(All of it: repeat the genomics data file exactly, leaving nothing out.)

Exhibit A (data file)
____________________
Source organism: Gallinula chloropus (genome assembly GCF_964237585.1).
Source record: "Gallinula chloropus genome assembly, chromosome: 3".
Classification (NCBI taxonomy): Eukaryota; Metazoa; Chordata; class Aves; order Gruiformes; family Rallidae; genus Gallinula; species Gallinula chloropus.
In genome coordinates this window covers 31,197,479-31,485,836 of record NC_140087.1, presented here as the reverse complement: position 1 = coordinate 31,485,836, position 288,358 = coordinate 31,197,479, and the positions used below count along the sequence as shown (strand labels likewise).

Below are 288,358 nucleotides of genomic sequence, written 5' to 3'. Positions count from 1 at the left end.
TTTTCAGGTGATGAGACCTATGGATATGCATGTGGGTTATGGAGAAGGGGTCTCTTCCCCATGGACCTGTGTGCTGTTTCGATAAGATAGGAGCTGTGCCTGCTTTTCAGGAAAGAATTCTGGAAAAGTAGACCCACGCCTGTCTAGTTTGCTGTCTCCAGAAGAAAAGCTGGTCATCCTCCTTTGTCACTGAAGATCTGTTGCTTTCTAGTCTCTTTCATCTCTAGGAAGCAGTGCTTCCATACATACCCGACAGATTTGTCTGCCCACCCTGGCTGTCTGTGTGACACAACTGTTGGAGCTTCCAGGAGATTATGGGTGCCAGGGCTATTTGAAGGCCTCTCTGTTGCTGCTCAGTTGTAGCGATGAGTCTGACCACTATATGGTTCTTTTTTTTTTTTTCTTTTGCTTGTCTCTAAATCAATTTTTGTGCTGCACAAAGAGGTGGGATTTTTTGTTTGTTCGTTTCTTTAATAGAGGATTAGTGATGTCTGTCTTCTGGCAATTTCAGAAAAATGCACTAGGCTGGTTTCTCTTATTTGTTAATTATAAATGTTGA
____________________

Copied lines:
Source organism: Gallinula chloropus (genome assembly GCF_964237585.1).
Source record: "Gallinula chloropus genome assembly, chromosome: 3".
Classification (NCBI taxonomy): Eukaryota; Metazoa; Chordata; class Aves; order Gruiformes; family Rallidae; genus Gallinula; species Gallinula chloropus.
In genome coordinates this window covers 31,197,479-31,485,836 of record NC_140087.1, presented here as the reverse complement: position 1 = coordinate 31,485,836, position 288,358 = coordinate 31,197,479, and the positions used below count along the sequence as shown (strand labels likewise).

Below are 288,358 nucleotides of genomic sequence, written 5' to 3'. Positions count from 1 at the left end.
TTTTCAGGTGATGAGACCTATGGATATGCATGTGGGTTATGGAGAAGGGGTCTCTTCCCCATGGACCTGTGTGCTGTTTCGATAAGATAGGAGCTGTGCCTGCTTTTCAGGAAAGAATTCTGGAAAAGTAGACCCACGCCTGTCTAGTTTGCTGTCTCCAGAAGAAAAGCTGGTCATCCTCCTTTGTCACTGAAGATCTGTTGCTTTCTAGTCTCTTTCATCTCTAGGAAGCAGTGCTTCCATACATACCCGACAGATTTGTCTGCCCACCCTGGCTGTCTGTGTGACACAACTGTTGGAGCTTCCAGGAGATTATGGGTGCCAGGGCTATTTGAAGGCCTCTCTGTTGCTGCTCAGTTGTAGCGATGAGTCTGACCACTATATGGTTCTTTTTTTTTTTTTCTTTTGCTTGTCTCTAAATCAATTTTTGTGCTGCACAAAGAGGTGGGATTTTTTGTTTGTTCGTTTCTTTAATAGAGGATTAGTGATGTCTGTCTTCTGGCAATTTCAGAAAAATGCACTAGGCTGGTTTCTCTTATTTGTTAATTATAAATGTTGA